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Gov't plans make grain crops pay better
By Zhao Huanxin (China Daily)
Updated: 2004-03-11 01:16

Chinese farmers are receiving ever stronger assurances from both the market and policy-makers that they can become better off from increasing their grain production.

In addition to grain price hikes since mid-October, farmers are expecting to benefit from the government's massive capital input into rural regions, plus agricultural tax cuts this year as promised at the ongoing session of the National People's Congress.

Now, the State Council has reiterated plans to strengthen China's grain production capacity by urging local governments to conscientiously subsidize grain producers and relay to farmers a message that grain production will be encouraged in a "more direct and effective way."

The message from a recent State Council meeting, carried in major Chinese newspapers Wednesday, did not come in detail.

But a reliable source said a record 150 billion yuan (US$18 billion) is expected to be spent on a move to fire up the zeal of farmers for better grain production, to improve rural infrastructure and ensure the country's food security this year.

The figure represents a jump of 30 billion yuan (US$3.6 billion) over last year, according to sources with the Office of Financial and Economic Leading Group of the Communist Party of China Central Committee.

"That means an average of 166 yuan (US$20) per person among 900 million rural people," Xinhua quoted Office Director Wan Baorui as saying.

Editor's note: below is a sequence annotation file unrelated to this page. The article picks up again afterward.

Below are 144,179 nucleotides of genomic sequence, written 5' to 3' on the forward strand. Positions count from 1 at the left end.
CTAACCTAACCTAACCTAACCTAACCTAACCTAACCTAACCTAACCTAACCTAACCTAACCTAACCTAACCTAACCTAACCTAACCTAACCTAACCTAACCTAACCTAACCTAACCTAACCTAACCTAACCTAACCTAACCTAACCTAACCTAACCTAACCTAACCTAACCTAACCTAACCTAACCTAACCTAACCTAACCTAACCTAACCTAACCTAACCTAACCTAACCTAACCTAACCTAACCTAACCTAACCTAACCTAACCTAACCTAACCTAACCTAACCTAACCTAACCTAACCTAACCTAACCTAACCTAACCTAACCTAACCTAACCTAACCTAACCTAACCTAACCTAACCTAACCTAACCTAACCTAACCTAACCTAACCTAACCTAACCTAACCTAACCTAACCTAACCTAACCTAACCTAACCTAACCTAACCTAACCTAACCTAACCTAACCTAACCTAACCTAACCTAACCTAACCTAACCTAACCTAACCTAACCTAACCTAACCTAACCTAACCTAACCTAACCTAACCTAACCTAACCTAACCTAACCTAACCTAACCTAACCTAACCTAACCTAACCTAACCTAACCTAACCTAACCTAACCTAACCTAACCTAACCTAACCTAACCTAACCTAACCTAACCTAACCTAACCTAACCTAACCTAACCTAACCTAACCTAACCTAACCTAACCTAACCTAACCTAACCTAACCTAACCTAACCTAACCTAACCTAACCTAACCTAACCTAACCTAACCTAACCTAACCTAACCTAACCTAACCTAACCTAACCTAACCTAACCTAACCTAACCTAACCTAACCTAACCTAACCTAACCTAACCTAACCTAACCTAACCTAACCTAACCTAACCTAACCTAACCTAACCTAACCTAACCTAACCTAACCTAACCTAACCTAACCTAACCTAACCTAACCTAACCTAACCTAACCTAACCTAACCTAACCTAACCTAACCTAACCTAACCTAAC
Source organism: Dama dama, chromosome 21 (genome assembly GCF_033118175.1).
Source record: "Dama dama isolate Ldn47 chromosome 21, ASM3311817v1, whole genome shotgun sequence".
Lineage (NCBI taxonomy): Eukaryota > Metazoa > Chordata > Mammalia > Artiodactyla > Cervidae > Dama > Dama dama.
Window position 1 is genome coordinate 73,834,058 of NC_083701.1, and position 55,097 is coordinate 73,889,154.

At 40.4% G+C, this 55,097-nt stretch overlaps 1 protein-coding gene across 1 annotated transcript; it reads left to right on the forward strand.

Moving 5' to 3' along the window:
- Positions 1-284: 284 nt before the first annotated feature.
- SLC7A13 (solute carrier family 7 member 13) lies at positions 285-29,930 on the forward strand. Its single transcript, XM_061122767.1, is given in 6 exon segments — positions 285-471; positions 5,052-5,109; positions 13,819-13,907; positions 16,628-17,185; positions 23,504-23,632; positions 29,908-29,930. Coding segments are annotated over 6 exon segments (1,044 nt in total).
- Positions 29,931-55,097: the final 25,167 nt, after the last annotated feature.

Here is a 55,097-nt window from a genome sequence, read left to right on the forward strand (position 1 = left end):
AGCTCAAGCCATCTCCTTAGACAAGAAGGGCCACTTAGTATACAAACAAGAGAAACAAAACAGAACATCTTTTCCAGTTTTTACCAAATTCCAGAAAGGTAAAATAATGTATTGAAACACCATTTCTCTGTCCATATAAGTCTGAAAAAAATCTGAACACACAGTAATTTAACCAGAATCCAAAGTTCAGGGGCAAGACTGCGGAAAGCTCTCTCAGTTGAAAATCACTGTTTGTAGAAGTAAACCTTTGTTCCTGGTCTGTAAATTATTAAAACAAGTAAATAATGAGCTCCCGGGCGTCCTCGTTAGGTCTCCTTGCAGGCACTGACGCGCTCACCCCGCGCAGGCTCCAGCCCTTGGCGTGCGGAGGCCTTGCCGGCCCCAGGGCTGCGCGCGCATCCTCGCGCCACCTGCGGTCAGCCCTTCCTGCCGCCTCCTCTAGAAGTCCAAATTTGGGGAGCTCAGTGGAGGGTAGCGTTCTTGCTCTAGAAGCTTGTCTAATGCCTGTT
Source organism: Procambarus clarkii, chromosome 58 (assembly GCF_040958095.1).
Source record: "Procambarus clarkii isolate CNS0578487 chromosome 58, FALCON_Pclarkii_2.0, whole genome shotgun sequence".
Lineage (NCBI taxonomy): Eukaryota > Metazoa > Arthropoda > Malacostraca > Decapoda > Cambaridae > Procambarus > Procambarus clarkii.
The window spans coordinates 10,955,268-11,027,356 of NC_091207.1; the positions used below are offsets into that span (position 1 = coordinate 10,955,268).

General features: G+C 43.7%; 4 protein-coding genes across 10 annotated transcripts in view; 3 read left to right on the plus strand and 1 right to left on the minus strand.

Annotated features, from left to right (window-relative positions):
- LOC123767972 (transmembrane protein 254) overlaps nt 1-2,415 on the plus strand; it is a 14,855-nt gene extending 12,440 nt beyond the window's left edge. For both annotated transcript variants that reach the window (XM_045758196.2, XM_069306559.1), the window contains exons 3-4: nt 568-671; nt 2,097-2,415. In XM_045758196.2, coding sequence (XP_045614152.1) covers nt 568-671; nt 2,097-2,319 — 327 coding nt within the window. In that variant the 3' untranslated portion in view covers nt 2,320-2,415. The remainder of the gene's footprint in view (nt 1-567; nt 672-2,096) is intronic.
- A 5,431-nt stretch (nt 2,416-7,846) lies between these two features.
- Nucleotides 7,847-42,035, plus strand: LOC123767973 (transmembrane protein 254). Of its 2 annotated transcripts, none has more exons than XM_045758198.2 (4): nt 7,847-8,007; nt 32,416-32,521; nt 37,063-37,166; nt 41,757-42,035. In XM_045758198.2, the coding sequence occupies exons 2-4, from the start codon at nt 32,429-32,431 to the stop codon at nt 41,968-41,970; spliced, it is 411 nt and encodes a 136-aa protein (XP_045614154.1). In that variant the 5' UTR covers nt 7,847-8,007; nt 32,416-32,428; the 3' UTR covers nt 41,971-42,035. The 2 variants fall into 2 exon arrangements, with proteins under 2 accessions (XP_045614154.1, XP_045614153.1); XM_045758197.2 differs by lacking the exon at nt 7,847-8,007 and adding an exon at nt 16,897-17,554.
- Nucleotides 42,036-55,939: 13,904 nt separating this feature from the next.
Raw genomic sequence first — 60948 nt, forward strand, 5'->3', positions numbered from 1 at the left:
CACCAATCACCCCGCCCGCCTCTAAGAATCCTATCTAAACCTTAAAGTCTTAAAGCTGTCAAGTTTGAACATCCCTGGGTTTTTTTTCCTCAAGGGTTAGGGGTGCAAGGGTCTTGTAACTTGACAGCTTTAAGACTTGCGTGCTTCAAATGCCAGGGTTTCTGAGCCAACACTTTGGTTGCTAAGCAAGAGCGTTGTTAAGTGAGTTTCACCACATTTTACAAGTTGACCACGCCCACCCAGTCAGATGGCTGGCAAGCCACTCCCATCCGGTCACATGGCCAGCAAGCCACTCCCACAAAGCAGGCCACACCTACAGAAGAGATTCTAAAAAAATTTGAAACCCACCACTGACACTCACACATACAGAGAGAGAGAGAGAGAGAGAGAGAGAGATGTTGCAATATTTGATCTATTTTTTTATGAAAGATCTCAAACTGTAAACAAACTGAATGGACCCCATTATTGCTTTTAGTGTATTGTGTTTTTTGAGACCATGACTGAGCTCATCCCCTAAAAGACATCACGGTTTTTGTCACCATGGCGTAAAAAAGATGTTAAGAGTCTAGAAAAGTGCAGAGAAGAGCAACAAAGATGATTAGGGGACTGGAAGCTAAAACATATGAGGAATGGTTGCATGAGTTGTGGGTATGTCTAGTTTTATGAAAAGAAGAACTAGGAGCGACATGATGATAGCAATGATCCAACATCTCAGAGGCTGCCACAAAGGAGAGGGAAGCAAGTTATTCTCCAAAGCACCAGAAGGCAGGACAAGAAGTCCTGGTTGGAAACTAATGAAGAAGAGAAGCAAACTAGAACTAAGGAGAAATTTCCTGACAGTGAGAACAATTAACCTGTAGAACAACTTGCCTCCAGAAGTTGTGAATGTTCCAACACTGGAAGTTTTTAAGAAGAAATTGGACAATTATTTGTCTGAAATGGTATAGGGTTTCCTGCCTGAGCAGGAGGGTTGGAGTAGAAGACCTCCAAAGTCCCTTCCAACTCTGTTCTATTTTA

Although reduced planting areas have been often cited as a major reason for downturn in Chinese grain output over the past few years, the flagging interest of many farmers in grain production due to undesirable returns is also a contributor, experts said.

China's grain output dropped by 5.8 per cent from 2002 to reach 430.65 million tons last year. The figure is expected to rise to 455 million tons in 2004, a key year for recovering grain production and to avert the detrimental reverse of the supply-demand relationship, Minister of Agriculture Du Qinglin said earlier.

"To rekindle farmers' grain production enthusiasm, we're making sure that farmers' benefits from supporting fiscal spending and from sales of farm produce -- whose prices rose substantially last year -- will not be dented by irrational rises in the production costs," said Yang Jian.

The costs refer mainly to farmers' expense in purchasing agricultural production materials, said Yang, director of the Planning Department of the Ministry of Agriculture.

In Anhui Province, a major grain producer, grain prices surged by 20 per cent last year. However, the incremental pace failed to match that of fertilizers and diesel oil. Price of carbamide, for example, has grown by nearly 30 per cent over the past few months,local agricultural department statistics indicate.

The National Development and Reform Commission has already sent supervision delegations to major grain producing provinces including Heilongjiang in Northeast China and Shandong in East China to ensure a rational fertilizer supply is maintained, a commission official confirmed Wednesday.

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